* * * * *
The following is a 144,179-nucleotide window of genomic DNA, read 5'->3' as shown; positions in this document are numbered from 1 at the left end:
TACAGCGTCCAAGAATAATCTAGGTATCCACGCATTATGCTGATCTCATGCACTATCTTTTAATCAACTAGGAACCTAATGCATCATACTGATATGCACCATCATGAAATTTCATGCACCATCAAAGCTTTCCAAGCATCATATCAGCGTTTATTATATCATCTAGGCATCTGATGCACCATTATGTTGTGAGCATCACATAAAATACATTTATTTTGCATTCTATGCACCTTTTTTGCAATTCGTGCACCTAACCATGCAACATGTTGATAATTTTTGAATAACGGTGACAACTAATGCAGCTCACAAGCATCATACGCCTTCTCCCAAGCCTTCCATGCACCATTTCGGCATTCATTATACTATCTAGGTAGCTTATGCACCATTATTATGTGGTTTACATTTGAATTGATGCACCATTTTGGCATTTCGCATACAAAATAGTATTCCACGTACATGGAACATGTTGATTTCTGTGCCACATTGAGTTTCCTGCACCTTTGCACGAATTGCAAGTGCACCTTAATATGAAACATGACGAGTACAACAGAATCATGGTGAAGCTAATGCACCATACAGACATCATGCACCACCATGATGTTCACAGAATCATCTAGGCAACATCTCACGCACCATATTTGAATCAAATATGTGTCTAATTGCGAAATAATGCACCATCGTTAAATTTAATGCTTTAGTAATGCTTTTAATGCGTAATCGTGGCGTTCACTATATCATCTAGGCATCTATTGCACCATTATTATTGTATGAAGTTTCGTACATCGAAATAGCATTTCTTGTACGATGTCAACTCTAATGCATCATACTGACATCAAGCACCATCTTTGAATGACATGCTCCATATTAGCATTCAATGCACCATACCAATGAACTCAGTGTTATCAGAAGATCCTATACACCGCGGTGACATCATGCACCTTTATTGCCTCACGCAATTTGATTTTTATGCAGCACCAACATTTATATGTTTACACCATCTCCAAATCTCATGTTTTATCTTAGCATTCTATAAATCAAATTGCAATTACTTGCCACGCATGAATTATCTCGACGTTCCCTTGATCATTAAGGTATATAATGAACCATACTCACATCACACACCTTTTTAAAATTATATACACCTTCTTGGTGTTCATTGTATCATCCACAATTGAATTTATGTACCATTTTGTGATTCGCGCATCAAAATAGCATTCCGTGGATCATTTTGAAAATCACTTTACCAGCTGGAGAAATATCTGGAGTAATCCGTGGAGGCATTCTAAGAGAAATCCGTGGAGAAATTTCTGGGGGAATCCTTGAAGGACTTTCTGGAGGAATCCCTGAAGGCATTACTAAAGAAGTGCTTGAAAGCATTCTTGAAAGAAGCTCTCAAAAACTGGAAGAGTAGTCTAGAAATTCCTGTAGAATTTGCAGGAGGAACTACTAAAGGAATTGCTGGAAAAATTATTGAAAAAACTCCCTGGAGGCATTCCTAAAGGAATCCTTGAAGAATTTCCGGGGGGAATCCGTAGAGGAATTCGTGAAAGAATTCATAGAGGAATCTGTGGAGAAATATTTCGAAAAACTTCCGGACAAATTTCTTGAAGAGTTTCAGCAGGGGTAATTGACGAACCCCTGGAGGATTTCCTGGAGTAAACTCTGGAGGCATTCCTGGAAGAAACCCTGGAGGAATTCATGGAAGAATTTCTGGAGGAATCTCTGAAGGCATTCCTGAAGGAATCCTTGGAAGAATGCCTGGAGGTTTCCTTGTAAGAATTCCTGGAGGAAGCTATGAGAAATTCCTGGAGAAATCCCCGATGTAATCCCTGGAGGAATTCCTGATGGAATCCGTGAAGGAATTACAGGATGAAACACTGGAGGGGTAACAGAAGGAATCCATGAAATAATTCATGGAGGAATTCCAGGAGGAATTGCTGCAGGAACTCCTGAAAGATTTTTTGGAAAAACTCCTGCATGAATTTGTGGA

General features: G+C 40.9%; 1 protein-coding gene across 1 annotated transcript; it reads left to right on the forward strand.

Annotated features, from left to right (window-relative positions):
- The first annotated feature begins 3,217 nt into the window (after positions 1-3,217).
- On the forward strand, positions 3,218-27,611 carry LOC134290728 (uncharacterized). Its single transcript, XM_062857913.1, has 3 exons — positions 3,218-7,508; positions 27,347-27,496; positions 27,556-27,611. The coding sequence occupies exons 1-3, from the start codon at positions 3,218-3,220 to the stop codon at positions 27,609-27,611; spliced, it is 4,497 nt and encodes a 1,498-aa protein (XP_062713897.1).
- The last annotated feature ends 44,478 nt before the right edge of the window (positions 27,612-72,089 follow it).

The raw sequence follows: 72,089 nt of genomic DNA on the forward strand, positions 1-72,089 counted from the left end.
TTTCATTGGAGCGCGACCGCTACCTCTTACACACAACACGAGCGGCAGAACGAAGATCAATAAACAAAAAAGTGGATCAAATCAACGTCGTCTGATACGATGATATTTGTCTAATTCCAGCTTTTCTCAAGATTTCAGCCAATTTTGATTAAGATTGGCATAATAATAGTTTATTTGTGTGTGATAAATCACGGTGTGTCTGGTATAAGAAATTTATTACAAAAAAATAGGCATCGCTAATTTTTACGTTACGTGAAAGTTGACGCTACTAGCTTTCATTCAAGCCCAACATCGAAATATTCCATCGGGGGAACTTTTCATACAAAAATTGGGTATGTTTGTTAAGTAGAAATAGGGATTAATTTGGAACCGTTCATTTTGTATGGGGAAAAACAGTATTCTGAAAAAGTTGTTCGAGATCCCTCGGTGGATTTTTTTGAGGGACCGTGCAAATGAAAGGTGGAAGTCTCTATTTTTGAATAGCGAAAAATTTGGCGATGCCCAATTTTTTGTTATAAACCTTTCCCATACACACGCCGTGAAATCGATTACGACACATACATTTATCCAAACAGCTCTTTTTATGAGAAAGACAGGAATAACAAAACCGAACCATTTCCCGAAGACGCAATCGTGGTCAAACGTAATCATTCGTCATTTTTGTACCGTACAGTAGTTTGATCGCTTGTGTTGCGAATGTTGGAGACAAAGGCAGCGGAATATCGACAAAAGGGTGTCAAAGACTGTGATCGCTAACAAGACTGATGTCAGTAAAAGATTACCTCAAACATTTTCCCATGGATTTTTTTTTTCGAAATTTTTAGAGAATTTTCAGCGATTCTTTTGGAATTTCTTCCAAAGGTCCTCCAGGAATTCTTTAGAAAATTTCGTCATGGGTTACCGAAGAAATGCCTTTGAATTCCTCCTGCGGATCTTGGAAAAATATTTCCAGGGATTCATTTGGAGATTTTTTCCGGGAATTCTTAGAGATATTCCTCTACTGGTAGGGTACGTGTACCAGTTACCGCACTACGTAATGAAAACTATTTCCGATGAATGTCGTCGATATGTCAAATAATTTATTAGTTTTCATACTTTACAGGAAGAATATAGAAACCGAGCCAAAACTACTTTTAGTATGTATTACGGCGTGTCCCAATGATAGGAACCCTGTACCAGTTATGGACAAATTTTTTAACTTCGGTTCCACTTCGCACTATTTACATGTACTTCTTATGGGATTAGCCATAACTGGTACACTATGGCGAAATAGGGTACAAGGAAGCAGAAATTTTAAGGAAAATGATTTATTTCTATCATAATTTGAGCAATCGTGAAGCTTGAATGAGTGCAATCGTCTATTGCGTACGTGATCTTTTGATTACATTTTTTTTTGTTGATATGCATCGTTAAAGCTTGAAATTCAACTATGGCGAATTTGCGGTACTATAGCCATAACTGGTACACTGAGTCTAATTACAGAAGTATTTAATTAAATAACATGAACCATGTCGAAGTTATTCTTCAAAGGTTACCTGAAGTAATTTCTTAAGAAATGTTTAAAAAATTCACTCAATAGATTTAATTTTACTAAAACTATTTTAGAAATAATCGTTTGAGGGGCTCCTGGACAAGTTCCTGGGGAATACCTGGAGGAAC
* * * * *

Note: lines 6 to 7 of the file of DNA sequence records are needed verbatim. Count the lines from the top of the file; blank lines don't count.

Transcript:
- On the forward strand, positions 3,218-27,611 carry LOC134290728 (uncharacterized). Its single transcript, XM_062857913.1, has 3 exons — positions 3,218-7,508; positions 27,347-27,496; positions 27,556-27,611. The coding sequence occupies exons 1-3, from the start codon at positions 3,218-3,220 to the stop codon at positions 27,609-27,611; spliced, it is 4,497 nt and encodes a 1,498-aa protein (XP_062713897.1).
- The last annotated feature ends 44,478 nt before the right edge of the window (positions 27,612-72,089 follow it).